10. The orthopaedic knee joint prosthesis of claim 9, in which the concave cam surface (56) of the posterior cam (50) of the femoral component (14) is defined by a first radius of curvature and the convex cam surface (58) of the posterior cam of the femoral component is defined by a second radius, the first radius of curvature being different from the second radius of curvature.
EP09164168.8A 2008-06-30 2009-06-30 Orthopaedic Prosthesis Active EP2149354B1 (en)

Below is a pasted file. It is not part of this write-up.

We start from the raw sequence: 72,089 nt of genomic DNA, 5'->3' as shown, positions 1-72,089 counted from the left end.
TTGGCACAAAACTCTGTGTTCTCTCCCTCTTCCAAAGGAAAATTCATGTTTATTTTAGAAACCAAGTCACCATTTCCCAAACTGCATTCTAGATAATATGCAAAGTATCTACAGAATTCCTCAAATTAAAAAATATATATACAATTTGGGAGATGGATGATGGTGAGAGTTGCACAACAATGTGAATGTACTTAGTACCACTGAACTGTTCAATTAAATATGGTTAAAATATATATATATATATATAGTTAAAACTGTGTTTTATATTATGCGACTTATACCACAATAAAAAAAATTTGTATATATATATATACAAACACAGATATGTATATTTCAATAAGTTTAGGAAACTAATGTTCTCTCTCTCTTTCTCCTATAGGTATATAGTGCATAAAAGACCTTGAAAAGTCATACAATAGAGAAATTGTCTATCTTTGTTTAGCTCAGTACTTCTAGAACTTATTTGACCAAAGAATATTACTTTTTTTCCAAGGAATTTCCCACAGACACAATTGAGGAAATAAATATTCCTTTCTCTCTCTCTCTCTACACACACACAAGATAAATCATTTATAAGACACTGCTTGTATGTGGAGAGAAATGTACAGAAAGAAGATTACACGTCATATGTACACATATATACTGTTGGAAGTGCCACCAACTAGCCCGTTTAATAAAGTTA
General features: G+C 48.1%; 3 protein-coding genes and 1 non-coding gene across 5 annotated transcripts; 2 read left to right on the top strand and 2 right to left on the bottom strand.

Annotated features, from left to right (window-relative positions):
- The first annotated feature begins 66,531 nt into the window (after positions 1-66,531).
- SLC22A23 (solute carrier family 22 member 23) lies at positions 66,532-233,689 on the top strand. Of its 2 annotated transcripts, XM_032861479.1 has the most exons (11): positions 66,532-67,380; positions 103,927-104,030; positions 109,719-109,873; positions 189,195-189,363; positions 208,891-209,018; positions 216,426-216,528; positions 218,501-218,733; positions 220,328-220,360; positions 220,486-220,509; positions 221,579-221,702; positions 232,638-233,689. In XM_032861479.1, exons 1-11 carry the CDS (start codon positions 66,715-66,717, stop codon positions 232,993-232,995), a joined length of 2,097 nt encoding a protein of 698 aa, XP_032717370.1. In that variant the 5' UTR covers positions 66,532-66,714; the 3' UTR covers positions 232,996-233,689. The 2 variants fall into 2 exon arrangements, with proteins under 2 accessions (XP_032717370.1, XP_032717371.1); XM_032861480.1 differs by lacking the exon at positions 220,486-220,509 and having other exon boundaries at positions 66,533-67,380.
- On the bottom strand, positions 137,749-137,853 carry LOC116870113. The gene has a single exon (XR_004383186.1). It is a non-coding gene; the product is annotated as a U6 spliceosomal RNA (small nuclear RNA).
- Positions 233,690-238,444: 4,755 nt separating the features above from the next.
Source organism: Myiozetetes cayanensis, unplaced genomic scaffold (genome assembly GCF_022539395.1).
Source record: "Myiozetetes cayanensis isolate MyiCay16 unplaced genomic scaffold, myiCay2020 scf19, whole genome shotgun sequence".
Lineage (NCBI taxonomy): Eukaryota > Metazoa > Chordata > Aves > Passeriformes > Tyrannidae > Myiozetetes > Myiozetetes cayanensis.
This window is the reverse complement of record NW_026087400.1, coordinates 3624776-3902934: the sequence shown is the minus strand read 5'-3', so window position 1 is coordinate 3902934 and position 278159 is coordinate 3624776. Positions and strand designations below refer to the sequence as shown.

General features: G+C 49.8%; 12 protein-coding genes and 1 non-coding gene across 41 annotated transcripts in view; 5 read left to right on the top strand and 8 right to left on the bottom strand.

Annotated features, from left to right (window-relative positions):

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EP2878283A1 (en) 2015-06-03
US9204968B2 (en) 2015-12-08
EP2878283B8 (en) 2016-12-28
US8734522B2 (en) 2014-05-27
DK2149354T3 (en) 2015-03-09
CN101683289B (en) 2014-08-13
AU2009202627B2 (en) 2015-07-02
US20120259417A1 (en) 2012-10-11
US20140228965A1 (en) 2014-08-14
EP2149354A1 (en) 2010-02-03
CN101683289A (en) 2010-03-31
ES2614051T3 (en) 2017-05-29
US20090326666A1 (en) 2009-12-31
AU2009202627A1 (en) 2010-01-14
ES2534653T3 (en) 2015-04-27
JP5535533B2 (en) 2014-07-02
EP2878283B1 (en) 2016-11-09
US8206451B2 (en) 2012-06-26